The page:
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This screenshot from the Korean Central News Agency shows a new version of North Korea's KN-08 intercontinental ballistic missile, publicly displayed during an October military parade. The North has informed two United Nations agencies about plans to fire a long-range rocket sometime this month that it says is intended to place a satellite into orbit.
This screenshot from the Korean Central News Agency shows a new version of North Korea's KN-08 intercontinental ballistic missile, publicly displayed during an October military parade. The North has informed two United Nations agencies about plans to fire a long-range rocket sometime this month that it says is intended to place a satellite into orbit. (Courtesy of KCNA)

Neighboring countries are urging North Korea to cancel a planned rocket launch, which is widely seen as a test of improvements to its ballistic missile technology with a goal of being able to reach the United States with nuclear weapons.

Pyongyang has advised two U.N. agencies that the launch will occur sometime between Monday and Feb. 25.

China, the North’s closest ally, dispatched its top nuclear envoy Tuesday to Pyongyang for talks. Under pressure to exert more influence on the provocative country, Beijing urged Pyongyang to exercise “restraint” but also said it is “unable to stop” the launch.

Japan and South Korea called meetings of their national security councils in reaction to the North's announcement.

Japanese Chief Cabinet Secretary Yoshihide Suga told a news conference that Tokyo was demanding through various channels, including the North Korean Embassy in Beijing, that North Korea refrain from “conducting additional acts of provocation.”

Japanese Defense Minister Gen Nakatani ordered Self-Defense Forces to prepare for any emergencies and ordered them to shoot down missiles that might land in Japan or its waters, according to a ministry statement. Three Aegis-equipped escort ships were ordered to deploy to the Sea of Japan and East China Sea, and some Pac-3 Patriot missiles will be moved to Okinawa.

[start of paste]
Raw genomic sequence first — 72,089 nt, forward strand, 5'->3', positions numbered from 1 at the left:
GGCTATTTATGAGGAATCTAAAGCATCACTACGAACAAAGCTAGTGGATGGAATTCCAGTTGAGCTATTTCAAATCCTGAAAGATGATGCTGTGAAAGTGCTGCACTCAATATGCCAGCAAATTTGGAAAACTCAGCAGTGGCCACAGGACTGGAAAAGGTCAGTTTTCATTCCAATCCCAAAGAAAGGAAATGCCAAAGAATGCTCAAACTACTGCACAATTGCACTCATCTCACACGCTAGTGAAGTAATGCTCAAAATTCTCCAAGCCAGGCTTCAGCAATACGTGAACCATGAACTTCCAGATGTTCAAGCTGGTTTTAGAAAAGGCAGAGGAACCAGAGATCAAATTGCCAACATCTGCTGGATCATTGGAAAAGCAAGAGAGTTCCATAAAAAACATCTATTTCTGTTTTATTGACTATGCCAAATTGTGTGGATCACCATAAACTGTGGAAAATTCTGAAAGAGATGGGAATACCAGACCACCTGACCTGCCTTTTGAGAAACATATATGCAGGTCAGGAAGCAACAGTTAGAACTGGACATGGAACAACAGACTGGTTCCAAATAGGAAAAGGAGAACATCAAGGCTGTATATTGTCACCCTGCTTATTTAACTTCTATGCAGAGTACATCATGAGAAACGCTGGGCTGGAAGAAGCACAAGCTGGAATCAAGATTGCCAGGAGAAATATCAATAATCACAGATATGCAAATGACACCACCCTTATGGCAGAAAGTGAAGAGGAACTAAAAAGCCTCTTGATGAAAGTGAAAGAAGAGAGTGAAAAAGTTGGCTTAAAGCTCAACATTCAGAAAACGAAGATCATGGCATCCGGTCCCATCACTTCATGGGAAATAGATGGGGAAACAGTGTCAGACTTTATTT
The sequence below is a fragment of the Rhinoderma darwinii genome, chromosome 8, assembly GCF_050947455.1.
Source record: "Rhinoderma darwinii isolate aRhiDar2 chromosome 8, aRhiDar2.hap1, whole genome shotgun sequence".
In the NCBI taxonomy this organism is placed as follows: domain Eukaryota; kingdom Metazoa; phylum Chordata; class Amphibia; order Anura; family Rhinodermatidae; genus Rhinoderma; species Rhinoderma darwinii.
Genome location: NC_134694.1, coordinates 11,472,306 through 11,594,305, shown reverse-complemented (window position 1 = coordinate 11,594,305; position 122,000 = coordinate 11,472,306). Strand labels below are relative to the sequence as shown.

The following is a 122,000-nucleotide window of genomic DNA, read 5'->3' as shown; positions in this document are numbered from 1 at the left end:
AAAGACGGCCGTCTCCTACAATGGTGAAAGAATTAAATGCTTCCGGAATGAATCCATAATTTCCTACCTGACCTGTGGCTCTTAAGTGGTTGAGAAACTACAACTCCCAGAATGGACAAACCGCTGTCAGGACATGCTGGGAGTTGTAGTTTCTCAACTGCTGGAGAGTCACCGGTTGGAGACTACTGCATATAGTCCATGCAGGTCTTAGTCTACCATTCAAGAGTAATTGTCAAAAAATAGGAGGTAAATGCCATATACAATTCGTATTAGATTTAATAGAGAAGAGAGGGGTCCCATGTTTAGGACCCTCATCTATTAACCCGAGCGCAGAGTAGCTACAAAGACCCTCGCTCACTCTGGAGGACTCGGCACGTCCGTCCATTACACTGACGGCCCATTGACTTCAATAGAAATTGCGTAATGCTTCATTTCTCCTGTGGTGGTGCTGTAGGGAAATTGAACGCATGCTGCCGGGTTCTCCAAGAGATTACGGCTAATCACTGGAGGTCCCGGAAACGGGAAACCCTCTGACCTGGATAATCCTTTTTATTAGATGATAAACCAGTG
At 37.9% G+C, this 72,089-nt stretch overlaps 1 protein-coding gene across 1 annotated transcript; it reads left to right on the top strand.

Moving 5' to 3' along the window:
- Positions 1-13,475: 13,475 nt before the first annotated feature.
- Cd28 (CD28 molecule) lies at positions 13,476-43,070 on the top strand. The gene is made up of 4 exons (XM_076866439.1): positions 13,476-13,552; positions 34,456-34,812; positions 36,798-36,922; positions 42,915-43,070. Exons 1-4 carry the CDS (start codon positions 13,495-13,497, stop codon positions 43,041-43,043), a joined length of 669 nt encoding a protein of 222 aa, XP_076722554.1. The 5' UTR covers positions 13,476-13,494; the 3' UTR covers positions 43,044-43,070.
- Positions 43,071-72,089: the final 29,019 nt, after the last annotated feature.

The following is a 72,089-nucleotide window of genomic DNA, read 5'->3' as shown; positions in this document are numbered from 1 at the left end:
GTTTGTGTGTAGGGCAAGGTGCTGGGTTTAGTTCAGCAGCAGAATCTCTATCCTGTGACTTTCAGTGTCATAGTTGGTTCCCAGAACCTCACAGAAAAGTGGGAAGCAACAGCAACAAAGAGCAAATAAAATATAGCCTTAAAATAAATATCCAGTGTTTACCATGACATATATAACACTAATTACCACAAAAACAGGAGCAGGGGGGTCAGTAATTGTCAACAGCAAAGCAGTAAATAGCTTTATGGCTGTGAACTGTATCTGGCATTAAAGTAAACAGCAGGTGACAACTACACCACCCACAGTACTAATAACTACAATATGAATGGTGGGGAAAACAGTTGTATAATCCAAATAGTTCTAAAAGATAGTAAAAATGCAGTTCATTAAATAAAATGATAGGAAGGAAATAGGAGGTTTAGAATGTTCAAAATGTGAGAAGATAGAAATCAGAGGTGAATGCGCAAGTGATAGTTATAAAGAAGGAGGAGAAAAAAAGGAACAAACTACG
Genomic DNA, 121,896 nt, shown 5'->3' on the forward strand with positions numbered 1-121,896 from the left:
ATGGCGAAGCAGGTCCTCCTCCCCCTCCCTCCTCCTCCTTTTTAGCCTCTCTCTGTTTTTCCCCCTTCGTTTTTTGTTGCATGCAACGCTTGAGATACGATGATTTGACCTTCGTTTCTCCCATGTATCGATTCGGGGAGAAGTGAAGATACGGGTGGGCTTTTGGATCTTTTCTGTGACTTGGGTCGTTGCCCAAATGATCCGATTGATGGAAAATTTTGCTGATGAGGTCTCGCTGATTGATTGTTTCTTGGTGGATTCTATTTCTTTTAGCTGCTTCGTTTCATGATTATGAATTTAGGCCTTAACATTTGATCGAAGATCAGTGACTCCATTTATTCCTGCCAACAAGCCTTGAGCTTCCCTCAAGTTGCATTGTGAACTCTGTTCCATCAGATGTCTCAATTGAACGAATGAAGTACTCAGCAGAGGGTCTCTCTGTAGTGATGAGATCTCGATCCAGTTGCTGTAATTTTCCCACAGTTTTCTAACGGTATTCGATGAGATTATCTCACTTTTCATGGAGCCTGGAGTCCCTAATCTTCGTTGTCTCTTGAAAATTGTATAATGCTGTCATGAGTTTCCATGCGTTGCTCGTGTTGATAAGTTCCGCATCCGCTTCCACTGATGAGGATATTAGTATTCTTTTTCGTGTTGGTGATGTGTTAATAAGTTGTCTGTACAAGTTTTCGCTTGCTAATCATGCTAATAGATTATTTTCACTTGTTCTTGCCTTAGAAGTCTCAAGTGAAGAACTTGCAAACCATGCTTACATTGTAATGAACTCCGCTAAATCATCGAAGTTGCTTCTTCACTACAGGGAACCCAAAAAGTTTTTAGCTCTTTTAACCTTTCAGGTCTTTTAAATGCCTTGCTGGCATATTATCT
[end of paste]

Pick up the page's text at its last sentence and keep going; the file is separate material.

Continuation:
South Korean Defense Minister Han Min-koo said his country will work with the U.S. to “strengthen capabilities to counter North Korea’s nuclear and missile threats.”

In nationally televised remarks, Cho Tae-yong, deputy chief of the South Korean presidential office of national security, said North Korea would “pay a harsh price” if it conducts the launch. He did not say what that price might be.

North Korea last launched a three-stage rocket in December 2012 that it said put a communications satellite in orbit before splashing down near the Philippines. Since then, it has reportedly made changes that experts say could improve the rocket's accuracy and ability to withstand re-entry into the atmosphere; a version of the rocket was shown off during a recent military parade in Pyongyang.

While this month’s test would give North Korea — and the world — a chance to assess the status of the country’s rocket system, it also would test the ability of Japan, South Korea and the United States to track the rocket under a new trilateral defense system, said Ken Jimbo, an associate professor at Japan’s Keio University who specializes in Asia-Pacific security issues.

“This is the first time to see how the trilateral defense framework works,” Jimbo said.

“A success of an intercept this time is very important because it shows that the defense cooperation of the three countries, Japan, the United States and South Korea, can stalemate the North’s nuclear development,” he said.

Analysts see the rocket and nuclear tests as an effort by North Korean leader Kim Jong Un to rally public support and consolidate power, which he reportedly has been unable to do four years after he took over following the death of his father. North Korea wants to be accepted as a nuclear power, something the United States has vowed to never do.

“They know that nuclear development is the only way for them to be acknowledged by the international community. Without it, it is a mere poverty-stricken tyranny,” said Kazuhiro Araki, professor at the Institute of World Studies of Japan’s Takushoku University.

Araki said he feels that the North, which has long employed brinkmanship to gain aid and other concessions, is now stuck with that strategy.

“In order to keep the attention of the international community, they have no choice but to continue to play this game,” Araki said. “As long as the current regime continues, it will continue the same thing.”

The problem is how to persuade the North to give up its nuclear ambitions, given that sanctions have so far proven ineffective.

The U.N. Security Council earlier imposed sanctions over the North’s ballistic missile program and is considering tougher measures in the wake of its fourth underground nuclear test on Jan. 6.

“Economic sanctions including blocking cash flow to the nation, have a certain effect. It is like filling the outer moat,” Araki said. “While it is necessary, sanctions alone are not sufficient. (North Korean leaders’) bigger pressure is coming from their leader. If they fail to meet the expectation of the leader, their lives are at risk.”

Some analysts have expressed hope that the U.S. nuclear deal with Iran could provide a model for the North to back off from its nuclear and missile programs. Iran and North Korea have reportedly shared nuclear and missile technology.

Stars and Stripes staffers Hana Kusumoto and Chiyomi Sumida contributed to this report.

alexander.paul@stripes.com

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